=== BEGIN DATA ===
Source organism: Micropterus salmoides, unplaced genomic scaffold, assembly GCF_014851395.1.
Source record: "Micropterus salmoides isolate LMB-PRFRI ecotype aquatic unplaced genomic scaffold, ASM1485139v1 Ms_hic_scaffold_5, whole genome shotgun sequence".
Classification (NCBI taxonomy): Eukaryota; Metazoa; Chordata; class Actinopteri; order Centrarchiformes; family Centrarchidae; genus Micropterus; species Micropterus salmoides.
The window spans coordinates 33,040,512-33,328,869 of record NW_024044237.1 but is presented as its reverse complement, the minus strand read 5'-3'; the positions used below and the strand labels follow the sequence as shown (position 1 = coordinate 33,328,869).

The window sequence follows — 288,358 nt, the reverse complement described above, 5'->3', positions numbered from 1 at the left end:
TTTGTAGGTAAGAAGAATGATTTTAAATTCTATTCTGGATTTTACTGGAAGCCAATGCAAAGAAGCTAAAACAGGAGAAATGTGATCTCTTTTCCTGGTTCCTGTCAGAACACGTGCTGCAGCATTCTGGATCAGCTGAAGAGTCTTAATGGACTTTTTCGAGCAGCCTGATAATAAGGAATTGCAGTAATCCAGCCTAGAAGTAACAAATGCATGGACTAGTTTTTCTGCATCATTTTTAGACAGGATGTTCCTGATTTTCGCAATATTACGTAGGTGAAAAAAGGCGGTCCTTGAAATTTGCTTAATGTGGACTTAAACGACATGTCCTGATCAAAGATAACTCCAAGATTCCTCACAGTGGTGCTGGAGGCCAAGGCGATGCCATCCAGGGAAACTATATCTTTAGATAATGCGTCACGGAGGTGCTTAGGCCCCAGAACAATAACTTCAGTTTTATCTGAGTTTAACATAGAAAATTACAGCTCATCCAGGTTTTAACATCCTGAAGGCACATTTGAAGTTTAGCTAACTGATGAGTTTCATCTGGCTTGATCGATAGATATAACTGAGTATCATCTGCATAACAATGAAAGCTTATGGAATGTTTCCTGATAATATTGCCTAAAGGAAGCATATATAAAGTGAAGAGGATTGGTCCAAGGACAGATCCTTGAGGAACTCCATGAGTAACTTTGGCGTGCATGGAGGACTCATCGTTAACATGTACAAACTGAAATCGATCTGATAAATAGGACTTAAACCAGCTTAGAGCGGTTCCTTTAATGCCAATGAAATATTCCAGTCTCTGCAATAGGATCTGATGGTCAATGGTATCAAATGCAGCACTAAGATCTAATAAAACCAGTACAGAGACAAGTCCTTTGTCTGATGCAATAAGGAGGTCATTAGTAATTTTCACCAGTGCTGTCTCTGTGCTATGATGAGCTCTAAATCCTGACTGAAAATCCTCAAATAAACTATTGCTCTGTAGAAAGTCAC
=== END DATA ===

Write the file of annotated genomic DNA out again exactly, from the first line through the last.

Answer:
Source organism: Micropterus salmoides, unplaced genomic scaffold, assembly GCF_014851395.1.
Source record: "Micropterus salmoides isolate LMB-PRFRI ecotype aquatic unplaced genomic scaffold, ASM1485139v1 Ms_hic_scaffold_5, whole genome shotgun sequence".
Classification (NCBI taxonomy): Eukaryota; Metazoa; Chordata; class Actinopteri; order Centrarchiformes; family Centrarchidae; genus Micropterus; species Micropterus salmoides.
The window spans coordinates 33,040,512-33,328,869 of record NW_024044237.1 but is presented as its reverse complement, the minus strand read 5'-3'; the positions used below and the strand labels follow the sequence as shown (position 1 = coordinate 33,328,869).

The window sequence follows — 288,358 nt, the reverse complement described above, 5'->3', positions numbered from 1 at the left end:
TTTGTAGGTAAGAAGAATGATTTTAAATTCTATTCTGGATTTTACTGGAAGCCAATGCAAAGAAGCTAAAACAGGAGAAATGTGATCTCTTTTCCTGGTTCCTGTCAGAACACGTGCTGCAGCATTCTGGATCAGCTGAAGAGTCTTAATGGACTTTTTCGAGCAGCCTGATAATAAGGAATTGCAGTAATCCAGCCTAGAAGTAACAAATGCATGGACTAGTTTTTCTGCATCATTTTTAGACAGGATGTTCCTGATTTTCGCAATATTACGTAGGTGAAAAAAGGCGGTCCTTGAAATTTGCTTAATGTGGACTTAAACGACATGTCCTGATCAAAGATAACTCCAAGATTCCTCACAGTGGTGCTGGAGGCCAAGGCGATGCCATCCAGGGAAACTATATCTTTAGATAATGCGTCACGGAGGTGCTTAGGCCCCAGAACAATAACTTCAGTTTTATCTGAGTTTAACATAGAAAATTACAGCTCATCCAGGTTTTAACATCCTGAAGGCACATTTGAAGTTTAGCTAACTGATGAGTTTCATCTGGCTTGATCGATAGATATAACTGAGTATCATCTGCATAACAATGAAAGCTTATGGAATGTTTCCTGATAATATTGCCTAAAGGAAGCATATATAAAGTGAAGAGGATTGGTCCAAGGACAGATCCTTGAGGAACTCCATGAGTAACTTTGGCGTGCATGGAGGACTCATCGTTAACATGTACAAACTGAAATCGATCTGATAAATAGGACTTAAACCAGCTTAGAGCGGTTCCTTTAATGCCAATGAAATATTCCAGTCTCTGCAATAGGATCTGATGGTCAATGGTATCAAATGCAGCACTAAGATCTAATAAAACCAGTACAGAGACAAGTCCTTTGTCTGATGCAATAAGGAGGTCATTAGTAATTTTCACCAGTGCTGTCTCTGTGCTATGATGAGCTCTAAATCCTGACTGAAAATCCTCAAATAAACTATTGCTCTGTAGAAAGTCAC